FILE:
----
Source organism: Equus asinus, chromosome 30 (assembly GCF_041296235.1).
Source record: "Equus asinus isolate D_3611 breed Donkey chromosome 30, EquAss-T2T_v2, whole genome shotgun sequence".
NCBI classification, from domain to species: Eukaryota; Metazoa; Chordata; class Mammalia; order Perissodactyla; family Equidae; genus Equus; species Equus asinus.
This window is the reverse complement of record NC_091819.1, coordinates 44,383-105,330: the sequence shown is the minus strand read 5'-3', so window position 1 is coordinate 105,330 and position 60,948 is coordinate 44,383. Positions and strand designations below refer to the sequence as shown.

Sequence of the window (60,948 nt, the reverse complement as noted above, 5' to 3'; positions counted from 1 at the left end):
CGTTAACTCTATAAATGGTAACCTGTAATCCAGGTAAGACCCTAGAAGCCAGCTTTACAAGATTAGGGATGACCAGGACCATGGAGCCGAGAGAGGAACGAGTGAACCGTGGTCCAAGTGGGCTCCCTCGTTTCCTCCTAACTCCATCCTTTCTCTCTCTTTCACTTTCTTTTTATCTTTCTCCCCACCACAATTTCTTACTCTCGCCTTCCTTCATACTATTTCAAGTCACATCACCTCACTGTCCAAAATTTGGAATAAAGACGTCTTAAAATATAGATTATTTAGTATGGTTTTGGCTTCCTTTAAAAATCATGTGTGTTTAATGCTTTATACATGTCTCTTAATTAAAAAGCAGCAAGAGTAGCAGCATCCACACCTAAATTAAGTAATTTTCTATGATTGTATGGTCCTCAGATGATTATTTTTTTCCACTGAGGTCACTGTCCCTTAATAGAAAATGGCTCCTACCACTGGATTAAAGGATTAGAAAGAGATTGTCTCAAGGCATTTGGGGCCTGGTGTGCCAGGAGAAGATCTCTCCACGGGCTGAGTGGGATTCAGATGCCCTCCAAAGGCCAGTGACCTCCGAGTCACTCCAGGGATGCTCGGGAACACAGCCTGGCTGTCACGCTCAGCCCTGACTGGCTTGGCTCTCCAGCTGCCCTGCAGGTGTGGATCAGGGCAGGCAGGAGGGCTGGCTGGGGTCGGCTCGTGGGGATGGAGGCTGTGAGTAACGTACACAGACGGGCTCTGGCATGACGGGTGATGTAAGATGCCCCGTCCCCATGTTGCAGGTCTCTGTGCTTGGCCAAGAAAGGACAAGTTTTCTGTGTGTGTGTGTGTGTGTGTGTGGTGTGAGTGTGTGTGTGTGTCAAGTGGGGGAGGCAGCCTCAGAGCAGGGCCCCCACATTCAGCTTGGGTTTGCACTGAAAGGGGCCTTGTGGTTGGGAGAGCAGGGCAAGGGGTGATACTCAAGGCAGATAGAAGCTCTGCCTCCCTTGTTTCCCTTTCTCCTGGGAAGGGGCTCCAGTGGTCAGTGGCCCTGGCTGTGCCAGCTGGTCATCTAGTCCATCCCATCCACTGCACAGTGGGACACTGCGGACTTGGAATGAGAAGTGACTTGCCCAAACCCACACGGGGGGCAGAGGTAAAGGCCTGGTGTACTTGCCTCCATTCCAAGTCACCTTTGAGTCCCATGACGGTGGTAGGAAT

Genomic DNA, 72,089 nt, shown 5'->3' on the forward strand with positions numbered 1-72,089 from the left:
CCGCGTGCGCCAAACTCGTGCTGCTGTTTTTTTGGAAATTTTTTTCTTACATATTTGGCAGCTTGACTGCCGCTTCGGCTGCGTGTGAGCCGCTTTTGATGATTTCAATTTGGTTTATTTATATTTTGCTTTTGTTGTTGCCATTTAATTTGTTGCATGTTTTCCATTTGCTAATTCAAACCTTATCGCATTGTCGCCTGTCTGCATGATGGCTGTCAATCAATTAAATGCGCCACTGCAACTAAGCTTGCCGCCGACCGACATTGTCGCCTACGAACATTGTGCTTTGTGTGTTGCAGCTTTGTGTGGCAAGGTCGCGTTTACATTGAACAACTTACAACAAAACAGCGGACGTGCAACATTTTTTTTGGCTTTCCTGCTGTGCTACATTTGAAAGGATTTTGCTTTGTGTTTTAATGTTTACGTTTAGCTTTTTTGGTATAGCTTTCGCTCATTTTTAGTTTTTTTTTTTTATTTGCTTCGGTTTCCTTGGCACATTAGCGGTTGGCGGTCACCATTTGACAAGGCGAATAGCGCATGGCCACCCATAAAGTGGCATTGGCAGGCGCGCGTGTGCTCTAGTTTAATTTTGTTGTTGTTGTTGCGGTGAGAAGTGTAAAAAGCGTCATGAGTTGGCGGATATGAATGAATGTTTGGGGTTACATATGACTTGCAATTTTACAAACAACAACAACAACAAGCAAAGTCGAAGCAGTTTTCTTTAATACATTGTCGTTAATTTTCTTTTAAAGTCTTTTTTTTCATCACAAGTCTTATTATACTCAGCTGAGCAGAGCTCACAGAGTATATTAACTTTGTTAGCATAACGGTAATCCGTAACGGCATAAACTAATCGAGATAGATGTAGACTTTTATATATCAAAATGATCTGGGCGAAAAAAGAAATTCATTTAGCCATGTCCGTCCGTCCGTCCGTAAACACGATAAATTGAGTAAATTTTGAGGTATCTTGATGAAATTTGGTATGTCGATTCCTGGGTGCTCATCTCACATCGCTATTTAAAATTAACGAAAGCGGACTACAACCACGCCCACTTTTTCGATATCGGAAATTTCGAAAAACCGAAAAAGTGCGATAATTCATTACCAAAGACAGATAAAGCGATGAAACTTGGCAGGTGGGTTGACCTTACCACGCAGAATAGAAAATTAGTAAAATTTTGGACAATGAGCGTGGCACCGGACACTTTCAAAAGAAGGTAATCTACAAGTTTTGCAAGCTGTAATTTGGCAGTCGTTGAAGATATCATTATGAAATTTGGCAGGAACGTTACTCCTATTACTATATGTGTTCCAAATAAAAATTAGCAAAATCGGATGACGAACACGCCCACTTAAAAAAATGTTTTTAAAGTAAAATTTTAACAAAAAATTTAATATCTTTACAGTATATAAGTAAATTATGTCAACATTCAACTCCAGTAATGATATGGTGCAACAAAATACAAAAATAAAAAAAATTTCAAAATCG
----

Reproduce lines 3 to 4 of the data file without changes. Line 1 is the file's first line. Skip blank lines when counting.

NCBI classification, from domain to species: Eukaryota; Metazoa; Chordata; class Mammalia; order Perissodactyla; family Equidae; genus Equus; species Equus asinus.
This window is the reverse complement of record NC_091819.1, coordinates 44,383-105,330: the sequence shown is the minus strand read 5'-3', so window position 1 is coordinate 105,330 and position 60,948 is coordinate 44,383. Positions and strand designations below refer to the sequence as shown.